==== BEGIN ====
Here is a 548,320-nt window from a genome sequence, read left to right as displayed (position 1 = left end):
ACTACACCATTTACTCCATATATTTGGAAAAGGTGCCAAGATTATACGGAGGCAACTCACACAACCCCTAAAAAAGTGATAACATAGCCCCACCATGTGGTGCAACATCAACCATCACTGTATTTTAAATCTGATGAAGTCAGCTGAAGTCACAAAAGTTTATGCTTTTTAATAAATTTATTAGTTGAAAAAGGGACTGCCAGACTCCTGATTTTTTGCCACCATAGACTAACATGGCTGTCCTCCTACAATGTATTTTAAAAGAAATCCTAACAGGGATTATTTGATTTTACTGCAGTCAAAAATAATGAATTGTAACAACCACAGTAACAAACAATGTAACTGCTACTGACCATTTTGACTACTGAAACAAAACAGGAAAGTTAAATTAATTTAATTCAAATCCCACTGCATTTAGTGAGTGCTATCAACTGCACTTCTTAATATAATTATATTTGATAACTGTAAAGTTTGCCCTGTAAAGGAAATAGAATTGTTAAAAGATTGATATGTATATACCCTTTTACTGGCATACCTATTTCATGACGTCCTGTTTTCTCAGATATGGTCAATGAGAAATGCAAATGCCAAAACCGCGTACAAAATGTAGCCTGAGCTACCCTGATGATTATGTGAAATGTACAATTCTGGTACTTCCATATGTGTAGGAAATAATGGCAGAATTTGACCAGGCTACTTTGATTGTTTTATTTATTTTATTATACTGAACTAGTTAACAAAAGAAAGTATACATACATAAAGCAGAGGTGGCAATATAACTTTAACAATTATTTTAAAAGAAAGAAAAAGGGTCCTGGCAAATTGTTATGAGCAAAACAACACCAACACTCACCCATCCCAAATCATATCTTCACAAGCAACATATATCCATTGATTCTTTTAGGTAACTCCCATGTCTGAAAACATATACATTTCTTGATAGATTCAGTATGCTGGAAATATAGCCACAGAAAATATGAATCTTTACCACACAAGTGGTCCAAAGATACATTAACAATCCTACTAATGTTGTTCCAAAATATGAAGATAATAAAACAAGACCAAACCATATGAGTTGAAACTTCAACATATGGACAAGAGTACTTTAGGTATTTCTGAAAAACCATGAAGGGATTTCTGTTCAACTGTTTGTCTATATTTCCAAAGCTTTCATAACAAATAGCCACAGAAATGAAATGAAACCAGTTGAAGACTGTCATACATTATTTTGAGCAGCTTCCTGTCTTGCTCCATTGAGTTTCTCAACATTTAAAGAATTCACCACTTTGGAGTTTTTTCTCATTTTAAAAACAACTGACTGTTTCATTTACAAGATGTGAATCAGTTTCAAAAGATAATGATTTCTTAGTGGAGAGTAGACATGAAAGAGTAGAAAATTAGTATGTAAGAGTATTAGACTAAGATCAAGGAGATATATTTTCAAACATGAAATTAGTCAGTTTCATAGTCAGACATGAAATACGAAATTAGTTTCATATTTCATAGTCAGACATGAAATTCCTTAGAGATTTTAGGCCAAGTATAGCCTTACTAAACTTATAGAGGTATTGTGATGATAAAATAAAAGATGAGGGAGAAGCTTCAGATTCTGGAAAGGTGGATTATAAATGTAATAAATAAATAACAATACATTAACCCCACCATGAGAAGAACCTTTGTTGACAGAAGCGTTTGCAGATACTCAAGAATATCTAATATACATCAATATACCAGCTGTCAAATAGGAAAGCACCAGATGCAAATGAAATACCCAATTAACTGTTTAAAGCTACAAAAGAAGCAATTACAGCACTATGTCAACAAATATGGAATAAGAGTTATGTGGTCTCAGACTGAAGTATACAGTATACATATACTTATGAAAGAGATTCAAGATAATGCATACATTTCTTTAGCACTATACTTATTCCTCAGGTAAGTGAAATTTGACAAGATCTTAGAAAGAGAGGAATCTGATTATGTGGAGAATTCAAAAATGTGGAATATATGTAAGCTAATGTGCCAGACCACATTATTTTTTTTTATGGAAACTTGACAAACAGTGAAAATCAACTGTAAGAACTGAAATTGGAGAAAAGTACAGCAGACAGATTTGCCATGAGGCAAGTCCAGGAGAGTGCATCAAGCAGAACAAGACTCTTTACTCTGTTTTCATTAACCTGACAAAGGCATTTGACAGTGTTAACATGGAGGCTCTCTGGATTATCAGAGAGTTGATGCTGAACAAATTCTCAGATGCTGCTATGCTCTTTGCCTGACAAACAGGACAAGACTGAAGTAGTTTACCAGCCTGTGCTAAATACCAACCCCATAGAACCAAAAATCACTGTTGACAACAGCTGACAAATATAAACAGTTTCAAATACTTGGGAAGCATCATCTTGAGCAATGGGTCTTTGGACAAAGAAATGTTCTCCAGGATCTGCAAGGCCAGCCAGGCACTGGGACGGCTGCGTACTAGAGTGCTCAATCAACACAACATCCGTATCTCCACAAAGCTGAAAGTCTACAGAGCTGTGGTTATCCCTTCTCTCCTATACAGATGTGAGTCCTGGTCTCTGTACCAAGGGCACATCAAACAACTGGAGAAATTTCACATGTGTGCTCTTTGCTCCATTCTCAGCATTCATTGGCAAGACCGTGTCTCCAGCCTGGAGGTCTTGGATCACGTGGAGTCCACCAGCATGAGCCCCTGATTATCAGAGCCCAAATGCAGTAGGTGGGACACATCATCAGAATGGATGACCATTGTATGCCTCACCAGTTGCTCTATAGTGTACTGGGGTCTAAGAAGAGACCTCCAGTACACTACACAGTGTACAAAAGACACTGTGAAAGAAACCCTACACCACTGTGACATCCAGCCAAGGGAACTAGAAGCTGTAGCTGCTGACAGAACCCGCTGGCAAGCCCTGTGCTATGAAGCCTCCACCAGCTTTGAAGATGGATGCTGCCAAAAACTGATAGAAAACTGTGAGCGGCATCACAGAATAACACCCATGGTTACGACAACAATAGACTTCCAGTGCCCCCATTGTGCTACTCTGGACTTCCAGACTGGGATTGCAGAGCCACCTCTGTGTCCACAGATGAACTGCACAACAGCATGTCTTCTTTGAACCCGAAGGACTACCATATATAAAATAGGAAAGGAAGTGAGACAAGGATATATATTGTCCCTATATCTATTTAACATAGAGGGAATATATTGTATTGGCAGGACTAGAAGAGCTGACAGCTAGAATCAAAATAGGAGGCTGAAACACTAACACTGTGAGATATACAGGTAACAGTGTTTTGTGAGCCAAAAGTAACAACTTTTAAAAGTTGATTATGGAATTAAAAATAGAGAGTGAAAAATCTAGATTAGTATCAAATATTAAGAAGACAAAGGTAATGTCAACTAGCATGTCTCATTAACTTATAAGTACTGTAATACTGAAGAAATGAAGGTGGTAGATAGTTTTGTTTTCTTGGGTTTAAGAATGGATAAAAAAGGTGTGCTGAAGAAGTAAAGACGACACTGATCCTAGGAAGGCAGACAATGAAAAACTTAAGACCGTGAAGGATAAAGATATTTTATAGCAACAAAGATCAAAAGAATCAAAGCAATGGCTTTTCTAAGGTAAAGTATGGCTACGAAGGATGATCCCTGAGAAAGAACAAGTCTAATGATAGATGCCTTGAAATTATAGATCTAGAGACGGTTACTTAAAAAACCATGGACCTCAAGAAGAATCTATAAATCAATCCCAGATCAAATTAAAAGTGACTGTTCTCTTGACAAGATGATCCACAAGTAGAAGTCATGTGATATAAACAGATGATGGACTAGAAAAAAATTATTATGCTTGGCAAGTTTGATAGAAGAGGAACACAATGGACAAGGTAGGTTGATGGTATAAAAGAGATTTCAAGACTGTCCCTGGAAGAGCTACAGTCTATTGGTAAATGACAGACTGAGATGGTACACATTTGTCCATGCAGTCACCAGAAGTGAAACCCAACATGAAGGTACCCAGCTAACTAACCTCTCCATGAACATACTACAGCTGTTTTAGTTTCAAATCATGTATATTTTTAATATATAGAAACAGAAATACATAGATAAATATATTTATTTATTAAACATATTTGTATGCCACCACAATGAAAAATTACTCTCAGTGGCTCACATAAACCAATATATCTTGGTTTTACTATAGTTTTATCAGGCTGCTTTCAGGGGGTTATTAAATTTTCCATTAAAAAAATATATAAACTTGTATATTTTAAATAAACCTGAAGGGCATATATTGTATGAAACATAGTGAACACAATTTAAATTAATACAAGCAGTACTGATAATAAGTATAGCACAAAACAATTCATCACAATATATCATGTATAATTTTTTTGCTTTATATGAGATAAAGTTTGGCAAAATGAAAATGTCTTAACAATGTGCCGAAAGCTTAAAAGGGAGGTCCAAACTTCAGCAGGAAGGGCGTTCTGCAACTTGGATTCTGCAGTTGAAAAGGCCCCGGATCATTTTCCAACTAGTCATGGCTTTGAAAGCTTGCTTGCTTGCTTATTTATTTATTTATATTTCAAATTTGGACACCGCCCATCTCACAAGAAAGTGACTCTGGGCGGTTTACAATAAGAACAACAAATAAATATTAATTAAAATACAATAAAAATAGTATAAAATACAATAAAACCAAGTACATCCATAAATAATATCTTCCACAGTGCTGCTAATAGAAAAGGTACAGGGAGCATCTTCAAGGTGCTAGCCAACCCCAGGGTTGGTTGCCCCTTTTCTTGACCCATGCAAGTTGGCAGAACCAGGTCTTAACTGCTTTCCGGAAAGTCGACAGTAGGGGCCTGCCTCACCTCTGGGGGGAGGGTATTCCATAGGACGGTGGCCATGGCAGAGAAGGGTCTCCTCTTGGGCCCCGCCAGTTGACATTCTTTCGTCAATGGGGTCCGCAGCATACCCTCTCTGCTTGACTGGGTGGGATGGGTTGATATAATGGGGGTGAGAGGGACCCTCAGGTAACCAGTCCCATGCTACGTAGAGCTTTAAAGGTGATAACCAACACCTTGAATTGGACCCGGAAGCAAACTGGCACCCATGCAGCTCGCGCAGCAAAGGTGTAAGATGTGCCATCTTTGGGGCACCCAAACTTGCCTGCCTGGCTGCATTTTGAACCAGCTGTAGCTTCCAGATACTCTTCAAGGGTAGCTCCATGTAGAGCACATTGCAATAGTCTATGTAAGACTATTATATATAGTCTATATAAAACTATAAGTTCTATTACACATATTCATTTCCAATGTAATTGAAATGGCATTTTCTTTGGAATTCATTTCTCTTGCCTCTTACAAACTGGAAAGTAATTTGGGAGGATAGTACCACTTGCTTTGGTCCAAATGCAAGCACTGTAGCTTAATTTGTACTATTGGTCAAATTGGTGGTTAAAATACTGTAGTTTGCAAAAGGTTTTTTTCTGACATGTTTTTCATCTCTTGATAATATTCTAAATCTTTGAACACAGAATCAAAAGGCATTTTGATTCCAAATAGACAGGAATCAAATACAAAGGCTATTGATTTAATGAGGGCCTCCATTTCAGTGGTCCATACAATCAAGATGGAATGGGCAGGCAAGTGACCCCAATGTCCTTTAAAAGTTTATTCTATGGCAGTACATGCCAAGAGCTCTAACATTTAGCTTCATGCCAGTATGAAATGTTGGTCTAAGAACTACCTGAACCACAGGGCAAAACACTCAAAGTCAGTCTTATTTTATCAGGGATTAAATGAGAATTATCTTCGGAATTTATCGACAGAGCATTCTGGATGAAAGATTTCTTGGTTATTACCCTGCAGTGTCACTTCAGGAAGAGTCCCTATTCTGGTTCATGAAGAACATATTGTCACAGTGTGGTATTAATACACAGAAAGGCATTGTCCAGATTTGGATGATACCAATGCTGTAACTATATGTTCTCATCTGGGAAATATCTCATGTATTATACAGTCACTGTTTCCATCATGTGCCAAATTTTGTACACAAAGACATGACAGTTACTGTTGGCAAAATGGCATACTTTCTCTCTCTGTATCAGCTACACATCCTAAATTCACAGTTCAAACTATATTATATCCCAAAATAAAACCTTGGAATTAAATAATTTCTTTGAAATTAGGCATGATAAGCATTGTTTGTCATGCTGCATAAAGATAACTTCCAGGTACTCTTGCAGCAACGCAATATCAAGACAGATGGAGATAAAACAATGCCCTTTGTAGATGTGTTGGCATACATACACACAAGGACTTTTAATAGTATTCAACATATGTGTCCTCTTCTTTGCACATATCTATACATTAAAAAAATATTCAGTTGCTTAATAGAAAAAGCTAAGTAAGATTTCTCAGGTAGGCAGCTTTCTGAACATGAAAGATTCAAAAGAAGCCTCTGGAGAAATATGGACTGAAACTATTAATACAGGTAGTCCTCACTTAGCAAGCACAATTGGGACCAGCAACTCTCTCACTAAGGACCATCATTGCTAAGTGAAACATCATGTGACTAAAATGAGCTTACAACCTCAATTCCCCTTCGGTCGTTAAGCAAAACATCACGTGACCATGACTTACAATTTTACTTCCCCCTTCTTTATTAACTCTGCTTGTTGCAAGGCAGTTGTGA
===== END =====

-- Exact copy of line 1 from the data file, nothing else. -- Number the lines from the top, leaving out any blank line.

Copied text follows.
Here is a 548,320-nt window from a genome sequence, read left to right as displayed (position 1 = left end):